Designing Rubrics

In this day of high-stakes accountability, teachers must implement successful assessment strategies. Rubrics provide guidelines to support student learning, evaluation, and accountability, and they can be effective tools. But there's more than one way to gauge academic strengths and weaknesses. The following Web sites can help you learn more about techniques that monitor, evaluate, and guide instructional practice and student learning.

  • Rubistar: Rubistar offers several excellent assessment tools that help clarify expectations and project benchmarks. You can create project-specific evaluation guidelines or view and edit rubrics created by other educators. Search for rubrics on topics like multimedia, math, oral projects, research, writing, reading, art, science, and music. Design your rubric with as many assessment criteria as you need, export it as an Excel-compatible worksheet, print it for reference, or post it online.
  • Writing and Grading Rubrics: For a collection of language arts grading tools and help with setting up objective grading practices, visit this miniportal featuring resources about rubric design. Sort the resources alphabetically or by category, and learn to design rubrics for essays, debates, biographies, expository writing, persuasive essays, and more.
  • Rubrician.com: Designed by educators for teachers, parents, and students interested in creating project-specific evaluations, Rubrician.com features rubrics on subjects such as language arts, math, performing arts, physical education, social studies, technology, and science. Click on a topic in the table of contents, then view that topic's offerings. For example, the Technology area has nearly 50 rubrics for projects ranging from PowerPoint and multimedia presentations to Web page evaluation and electronic portfolios.
  • Kathy Schrock's Guide for Educators: Assessment and Rubric Information: Schrock's comprehensive guide to formative and summative assessments offers links to a treasure trove of useful evaluation tools and rubrics. The Report Card Comments and Progress Reports category provides sample report cards and boilerplate comments to use as student report card starters.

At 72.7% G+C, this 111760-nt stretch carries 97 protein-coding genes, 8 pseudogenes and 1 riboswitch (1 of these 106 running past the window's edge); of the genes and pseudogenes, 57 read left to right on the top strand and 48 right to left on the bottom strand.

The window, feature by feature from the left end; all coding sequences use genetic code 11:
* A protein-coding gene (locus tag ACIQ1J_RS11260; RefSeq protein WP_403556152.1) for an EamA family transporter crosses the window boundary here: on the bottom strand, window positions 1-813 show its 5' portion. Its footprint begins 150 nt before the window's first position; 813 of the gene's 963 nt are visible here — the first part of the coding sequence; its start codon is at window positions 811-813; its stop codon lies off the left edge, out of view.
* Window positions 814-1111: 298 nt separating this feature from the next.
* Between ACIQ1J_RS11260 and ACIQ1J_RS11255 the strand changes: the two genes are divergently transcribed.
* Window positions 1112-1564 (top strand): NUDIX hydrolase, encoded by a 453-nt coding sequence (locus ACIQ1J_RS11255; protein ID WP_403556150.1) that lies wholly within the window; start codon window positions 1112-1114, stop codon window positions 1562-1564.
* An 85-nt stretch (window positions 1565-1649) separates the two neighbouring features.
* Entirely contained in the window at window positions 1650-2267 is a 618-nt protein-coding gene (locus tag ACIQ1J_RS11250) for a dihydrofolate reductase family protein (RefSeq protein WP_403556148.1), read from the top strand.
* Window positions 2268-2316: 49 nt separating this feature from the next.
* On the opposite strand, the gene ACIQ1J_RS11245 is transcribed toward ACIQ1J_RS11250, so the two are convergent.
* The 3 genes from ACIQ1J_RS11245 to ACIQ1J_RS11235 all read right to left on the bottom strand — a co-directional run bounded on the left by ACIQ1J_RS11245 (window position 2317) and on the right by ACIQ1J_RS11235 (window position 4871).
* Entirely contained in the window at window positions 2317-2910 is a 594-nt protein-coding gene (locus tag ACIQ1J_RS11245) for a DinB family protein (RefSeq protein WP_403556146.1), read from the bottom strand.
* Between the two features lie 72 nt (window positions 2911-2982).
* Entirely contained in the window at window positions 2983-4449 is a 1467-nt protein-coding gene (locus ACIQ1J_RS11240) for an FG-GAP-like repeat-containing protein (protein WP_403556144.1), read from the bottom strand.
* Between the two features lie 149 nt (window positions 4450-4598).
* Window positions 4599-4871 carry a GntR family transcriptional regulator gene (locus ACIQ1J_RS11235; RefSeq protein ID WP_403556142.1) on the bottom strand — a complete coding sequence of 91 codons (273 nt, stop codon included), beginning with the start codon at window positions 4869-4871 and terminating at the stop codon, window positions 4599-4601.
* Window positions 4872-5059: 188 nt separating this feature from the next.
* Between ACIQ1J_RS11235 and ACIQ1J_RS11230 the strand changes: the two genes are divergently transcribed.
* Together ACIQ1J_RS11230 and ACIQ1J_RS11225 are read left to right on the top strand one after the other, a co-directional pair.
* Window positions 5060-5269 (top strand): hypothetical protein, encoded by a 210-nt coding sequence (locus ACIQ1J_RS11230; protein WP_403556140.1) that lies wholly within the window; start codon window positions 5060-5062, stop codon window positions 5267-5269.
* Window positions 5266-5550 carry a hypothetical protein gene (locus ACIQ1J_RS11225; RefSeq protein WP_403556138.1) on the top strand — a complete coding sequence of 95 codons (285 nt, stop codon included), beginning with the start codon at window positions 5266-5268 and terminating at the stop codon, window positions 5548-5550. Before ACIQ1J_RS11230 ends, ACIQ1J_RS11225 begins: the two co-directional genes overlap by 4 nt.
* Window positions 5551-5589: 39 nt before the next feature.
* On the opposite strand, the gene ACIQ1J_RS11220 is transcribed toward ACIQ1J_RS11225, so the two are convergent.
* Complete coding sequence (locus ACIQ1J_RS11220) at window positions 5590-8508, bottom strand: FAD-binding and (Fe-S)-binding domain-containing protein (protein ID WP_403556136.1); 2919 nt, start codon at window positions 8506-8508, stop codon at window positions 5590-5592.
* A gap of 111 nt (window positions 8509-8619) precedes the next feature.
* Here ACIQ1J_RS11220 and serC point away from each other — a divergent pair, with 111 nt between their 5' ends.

• Rubrics (Education) from Wikipedia: This encyclopedia's entry on rubrics describes assessment rubrics and provides a link to the topic of alternative assessment. Learn about the value of student portfolios as an alternative assessment, and find out what educators mean when they refer to summative assessment as an evaluation strategy.
  • Creating Rubrics: Tools You Can Use: This article explains the value of creating objective assessment tools students can use as guidelines for project evaluation. It links to David Warlick's Landmark Project Rubric Builder, where you can create project-based rubrics or view other teachers' rubrics.
  • The Definition of Performance Assessment: Find out more about performance assessment—what it is, how it differs from conventional assessment, why schools should support it, why students like it, and how educators can develop performance-based activities—at the Association for Supervision and Curriculum Development Web site. You'll also find links to articles and sample chapters from related ASCD publications.
  • Assessment Terminology: A Glossary of Useful Terms: This New Horizons for Learning site has a list of educational assessment terms and practices. The glossary contains easy-to-read definitions compiled from several sources, including performance-assessment guru Grant Wiggins's Glossary of Useful Terms Related to Authentic and Performance Assessments. Other glossaries are available at www.sabes.org/assessment/glossary.htm and UCLA's Center for Research on Evaluation, Standards, and Student Testing (www.cse.ucla.edu/CRESST/pages/glossary.htm).
  • Just for Teachers: UCLA's Center for the Study of Evaluation and the National Center for Research on Evaluation Standards and Student Testing conduct research, implement program evaluations, and develop research-based assessment using technology. This site offers policy briefs, newsletters, and other articles, as well as a Quality School Portfolio Resource Kit for gathering data on instructional practice. Scoring rubrics for students of language arts in grades 2-9 are also available.
  • Evaluating Web Pages: Techniques to Apply and Questions to Ask: This site provides questions, quality indicators, and steps to take to investigate Web site authenticity.
  • Best Practice Rubric Design: At this site, you can purchase commercial assessment software to help teachers align academic standards, performance tasks, scoring guides, and classroom lessons. It also has a free generic protocol for rubric design and more than 24 sample rubrics.

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